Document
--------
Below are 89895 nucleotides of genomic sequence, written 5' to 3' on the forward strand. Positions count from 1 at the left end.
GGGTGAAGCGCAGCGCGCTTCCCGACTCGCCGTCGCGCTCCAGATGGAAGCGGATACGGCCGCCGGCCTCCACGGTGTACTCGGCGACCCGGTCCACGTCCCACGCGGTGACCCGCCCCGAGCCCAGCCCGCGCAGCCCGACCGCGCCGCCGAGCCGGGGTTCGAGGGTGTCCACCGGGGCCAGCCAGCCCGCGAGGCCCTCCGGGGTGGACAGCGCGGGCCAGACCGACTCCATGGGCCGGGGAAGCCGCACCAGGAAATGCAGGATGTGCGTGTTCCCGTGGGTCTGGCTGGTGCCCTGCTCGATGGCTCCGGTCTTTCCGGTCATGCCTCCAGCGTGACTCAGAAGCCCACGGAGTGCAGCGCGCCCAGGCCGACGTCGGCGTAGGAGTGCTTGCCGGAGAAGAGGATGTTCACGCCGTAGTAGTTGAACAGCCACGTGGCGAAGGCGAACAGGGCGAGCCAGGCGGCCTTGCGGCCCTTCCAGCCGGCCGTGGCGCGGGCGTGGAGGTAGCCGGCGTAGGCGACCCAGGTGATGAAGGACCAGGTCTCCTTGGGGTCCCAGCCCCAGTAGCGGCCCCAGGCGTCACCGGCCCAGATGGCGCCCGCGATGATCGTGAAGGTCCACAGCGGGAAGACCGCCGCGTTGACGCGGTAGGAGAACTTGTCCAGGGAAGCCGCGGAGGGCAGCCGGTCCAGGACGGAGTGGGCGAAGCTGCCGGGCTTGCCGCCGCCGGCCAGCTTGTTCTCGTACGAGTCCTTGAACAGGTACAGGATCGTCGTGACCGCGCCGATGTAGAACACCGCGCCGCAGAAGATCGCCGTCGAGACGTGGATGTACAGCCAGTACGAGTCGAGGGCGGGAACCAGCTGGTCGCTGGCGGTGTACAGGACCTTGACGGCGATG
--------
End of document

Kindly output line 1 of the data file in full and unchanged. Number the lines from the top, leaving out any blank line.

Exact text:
Below are 89895 nucleotides of genomic sequence, written 5' to 3' on the forward strand. Positions count from 1 at the left end.